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zerobike.gifWhen the CEO and product development manager of Zero Motorcycles first wheeled their electric motorcycle up to my front door, it didn’t look like much.

A slim, 120 pound bike, the Zero-S testing model comes with none of the bulky appurtenances of a regular motorcycle. Instead, there’s only a rectangular battery and a small engine, discreetly tucked beneath the seat.

It looks like a low-powered dirt bike, useful merely for fooling around. But looks can be deceiving. The Zero has significant potential as a form of transportation, and may spark a small revolution for motorcyclists.

Unlike electric cars, which have been loudly championed by environmentalists for over a decade, and lower-powered conveyances from the IZIP to the widely hyped Segway, electric motorbikes haven’t gotten much attention. The few that have been developed have mostly been one-off side projects of engineers; the one-of-a-kind KillaCycle, which claims to be the world’s fastest electric motorcycle, is also the most publicized. Chances are, you haven’t heard of it.

Having already sold out of their initial run of 24 bikes, tiny Zero is busy gearing up for its next edition. Among the pre-orderers for the $7,000 Zero-S 2008 model, which should appear within three weeks, is Google co-founder Larry Page, in for three. The first Zero motorcycles will begin shipping next month, although the company expects to be backlogged for the remainder of the year while it gears up production. (The company’s web page is outdated; for pre-orders, they’re currently taking calls.)

Back to the test ride. Before showing up, Zero’s acting CEO, Damon Danielson, had promised the Zero would “blow your socks off.” Once I saw the bike, I had reason to doubt him. When I think of a powerful bike, I think of a hulking Ducati or CBR, not a demure package like the Zero.

What Danielson and the engineering mind behind the Zero, Neal Saiki, failed to mention is that electric engines have far more torque than gas engines when starting from a stop. I kept my socks, but the bike almost left me behind — the first time I gently rolled the hand-grip back to accelerate, I was jerked across an intersection, with the bike standing up on its rear wheel.

The Zero motorcycle I tested is the company’s lower-powered model, coming in at the equivalent of a 250cc motorcycle. But during my test drive, it felt significantly more powerful, zipping up intimidatingly steep San Francisco hills with ease — the low body weight of the bike makes a large difference.

The Zero can keep the pace for about 50 miles before a recharge (at least, that is what is reported), which takes two hours on average. Based on Californian electricity prices, it can be charged for about 40 cents from empty, plugging into any ordinary wall outlet.

The brain behind the Zero is Neal Saiki, the aforementioned product manager. An aeronautical engineer, Saiki helped popularize the use of space-age materials in bike frames at companies like Trek and Santa Cruz Bicycles; while still a student, he led the team that invented the world’s first human-powered helicopter.


Saiki claims to have made breakthroughs in the power integration systems required to make a high-powered but small vehicle like a motorcycle able to run without setting its own battery aflame. When battery systems are crammed into smaller spaces, much like computer chips, efficiency issues arise.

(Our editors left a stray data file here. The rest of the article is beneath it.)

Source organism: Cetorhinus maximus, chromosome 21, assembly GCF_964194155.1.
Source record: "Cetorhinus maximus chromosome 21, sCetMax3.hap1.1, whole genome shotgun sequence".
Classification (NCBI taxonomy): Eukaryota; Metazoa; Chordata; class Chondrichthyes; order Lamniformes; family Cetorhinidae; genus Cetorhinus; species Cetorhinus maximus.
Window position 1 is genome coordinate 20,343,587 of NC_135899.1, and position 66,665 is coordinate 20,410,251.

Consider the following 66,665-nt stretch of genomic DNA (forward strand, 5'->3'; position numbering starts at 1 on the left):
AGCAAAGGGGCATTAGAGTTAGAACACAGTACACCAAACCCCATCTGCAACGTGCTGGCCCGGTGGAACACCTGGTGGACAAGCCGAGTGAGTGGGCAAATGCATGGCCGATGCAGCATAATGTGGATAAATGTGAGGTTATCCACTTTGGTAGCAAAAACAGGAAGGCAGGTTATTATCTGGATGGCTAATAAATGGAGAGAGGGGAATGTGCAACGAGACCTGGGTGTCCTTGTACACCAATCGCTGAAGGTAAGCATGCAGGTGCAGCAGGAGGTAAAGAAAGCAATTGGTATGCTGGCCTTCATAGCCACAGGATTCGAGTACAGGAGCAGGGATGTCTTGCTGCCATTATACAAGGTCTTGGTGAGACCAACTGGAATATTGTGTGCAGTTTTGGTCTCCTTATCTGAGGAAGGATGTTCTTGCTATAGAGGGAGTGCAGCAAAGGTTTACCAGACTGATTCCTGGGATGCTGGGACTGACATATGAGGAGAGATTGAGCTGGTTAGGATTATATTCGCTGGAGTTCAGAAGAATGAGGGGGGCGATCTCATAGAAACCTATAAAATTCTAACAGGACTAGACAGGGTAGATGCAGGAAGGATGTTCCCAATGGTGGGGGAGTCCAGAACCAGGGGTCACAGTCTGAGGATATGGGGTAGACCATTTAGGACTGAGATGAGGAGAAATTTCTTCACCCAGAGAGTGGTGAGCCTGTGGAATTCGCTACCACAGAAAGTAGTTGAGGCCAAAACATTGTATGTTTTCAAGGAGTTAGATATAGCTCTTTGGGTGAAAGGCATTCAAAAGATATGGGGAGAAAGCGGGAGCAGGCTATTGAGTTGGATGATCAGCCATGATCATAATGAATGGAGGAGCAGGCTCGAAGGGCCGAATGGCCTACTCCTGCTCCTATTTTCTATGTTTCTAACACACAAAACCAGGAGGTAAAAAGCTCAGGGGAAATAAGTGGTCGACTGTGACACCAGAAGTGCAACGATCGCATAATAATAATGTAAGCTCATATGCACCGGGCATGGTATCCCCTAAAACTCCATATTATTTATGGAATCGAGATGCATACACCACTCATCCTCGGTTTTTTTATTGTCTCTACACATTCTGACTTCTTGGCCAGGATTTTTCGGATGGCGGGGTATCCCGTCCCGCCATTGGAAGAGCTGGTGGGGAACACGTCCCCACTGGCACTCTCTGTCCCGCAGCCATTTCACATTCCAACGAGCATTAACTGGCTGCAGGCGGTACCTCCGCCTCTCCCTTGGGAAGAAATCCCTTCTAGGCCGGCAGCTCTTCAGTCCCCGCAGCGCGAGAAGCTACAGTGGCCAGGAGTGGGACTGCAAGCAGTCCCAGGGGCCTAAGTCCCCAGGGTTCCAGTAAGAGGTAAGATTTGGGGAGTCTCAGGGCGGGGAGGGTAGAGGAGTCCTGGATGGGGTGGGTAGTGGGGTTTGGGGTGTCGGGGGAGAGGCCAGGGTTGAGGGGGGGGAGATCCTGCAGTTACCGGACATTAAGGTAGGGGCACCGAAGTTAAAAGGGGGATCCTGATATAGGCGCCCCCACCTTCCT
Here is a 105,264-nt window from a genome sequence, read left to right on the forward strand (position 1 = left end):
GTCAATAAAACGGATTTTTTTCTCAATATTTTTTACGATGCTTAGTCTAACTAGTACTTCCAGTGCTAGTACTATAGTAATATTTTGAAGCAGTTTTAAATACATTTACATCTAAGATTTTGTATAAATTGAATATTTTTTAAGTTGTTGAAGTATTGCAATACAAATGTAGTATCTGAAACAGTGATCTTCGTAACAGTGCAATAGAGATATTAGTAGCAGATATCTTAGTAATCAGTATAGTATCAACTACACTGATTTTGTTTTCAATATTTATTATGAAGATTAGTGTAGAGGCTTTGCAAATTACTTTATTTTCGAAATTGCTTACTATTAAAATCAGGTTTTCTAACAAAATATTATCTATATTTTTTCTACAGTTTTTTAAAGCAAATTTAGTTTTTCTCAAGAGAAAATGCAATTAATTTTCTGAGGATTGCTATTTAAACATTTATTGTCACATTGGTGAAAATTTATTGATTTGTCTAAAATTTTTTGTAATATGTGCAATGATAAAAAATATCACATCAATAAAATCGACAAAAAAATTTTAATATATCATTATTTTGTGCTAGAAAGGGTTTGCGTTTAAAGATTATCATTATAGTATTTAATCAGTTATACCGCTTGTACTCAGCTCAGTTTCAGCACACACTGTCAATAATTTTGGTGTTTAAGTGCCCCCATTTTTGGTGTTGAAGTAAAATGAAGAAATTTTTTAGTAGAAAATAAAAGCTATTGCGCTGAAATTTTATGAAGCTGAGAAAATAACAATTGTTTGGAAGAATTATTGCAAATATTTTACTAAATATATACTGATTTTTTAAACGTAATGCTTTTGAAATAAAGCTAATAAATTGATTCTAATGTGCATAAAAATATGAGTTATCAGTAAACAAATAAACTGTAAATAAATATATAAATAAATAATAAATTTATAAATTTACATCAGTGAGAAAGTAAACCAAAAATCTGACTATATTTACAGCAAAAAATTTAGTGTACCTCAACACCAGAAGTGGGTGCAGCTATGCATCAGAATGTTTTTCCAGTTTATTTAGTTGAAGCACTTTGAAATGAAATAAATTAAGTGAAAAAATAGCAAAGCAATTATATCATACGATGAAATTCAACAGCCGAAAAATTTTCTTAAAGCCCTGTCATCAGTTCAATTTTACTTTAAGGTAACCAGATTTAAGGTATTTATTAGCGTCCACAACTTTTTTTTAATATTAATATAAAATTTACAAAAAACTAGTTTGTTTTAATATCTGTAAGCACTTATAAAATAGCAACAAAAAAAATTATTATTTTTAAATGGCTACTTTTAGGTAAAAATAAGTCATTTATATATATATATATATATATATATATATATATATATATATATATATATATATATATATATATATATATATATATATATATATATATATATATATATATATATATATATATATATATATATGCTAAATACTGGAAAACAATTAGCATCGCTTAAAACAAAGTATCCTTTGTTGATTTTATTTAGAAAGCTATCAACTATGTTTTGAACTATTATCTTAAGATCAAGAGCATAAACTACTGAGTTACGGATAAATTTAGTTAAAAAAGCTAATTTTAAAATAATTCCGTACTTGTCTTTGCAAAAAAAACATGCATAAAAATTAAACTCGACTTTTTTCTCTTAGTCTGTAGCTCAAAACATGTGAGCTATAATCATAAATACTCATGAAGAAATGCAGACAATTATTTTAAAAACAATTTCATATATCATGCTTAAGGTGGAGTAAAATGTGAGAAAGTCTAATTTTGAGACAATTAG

But the Zero is innovative in more than one way. With its light weight, it can be shipped for as little as $200, opening up an unusual distribution strategy; Zero wants its customers to be able to order the bike from outlets like Costco and Amazon, having it shipped to their door.

With only about 200 moving parts, the bike will rarely require servicing except when the battery wears out, which takes about five years. The lithium-ion batteries, produced by a company called Emoli, are even rated for regular landfill disposal.

And due to intentionally placed loopholes in the laws of California and 17 other states, the electric motorcycle requires no license to operate, as long as you keep it more or less to the right side of the road, which is considered a bike lane. (You aren’t misreading. Anyone — perhaps I should say any idiot — can buy an electric motorcycle and zip around at high speeds, without any training at all. We doubt this loophole will last, if a large market develops.)

So what’s next for Zero? Securing venture funding, the founders say. They’ve so far gained commitments for about $5 million, but are seeking more offers from lead investors. They’re also considering going as high as $8 million, although they don’t think they’ll need any more than that. They’re currently in talks with several funds, but hope to be approached by more.

As production scales, Saiki says, he will be able to bring the costs down; individual components are currently produced at factories around Asia, then shipped to the US for final production at the headquarters in Scotts Valley, Calif.

Assuming the prices for his batteries continue to drop as they have over the past year, the price for the bikes could drop to $4000 within a year and a half, when the next model, the Zero Way, is released. (See the chart, below, for comparisons in cost and performance against other forthcoming electric vehicles — note that the Honda has a gas engine.)


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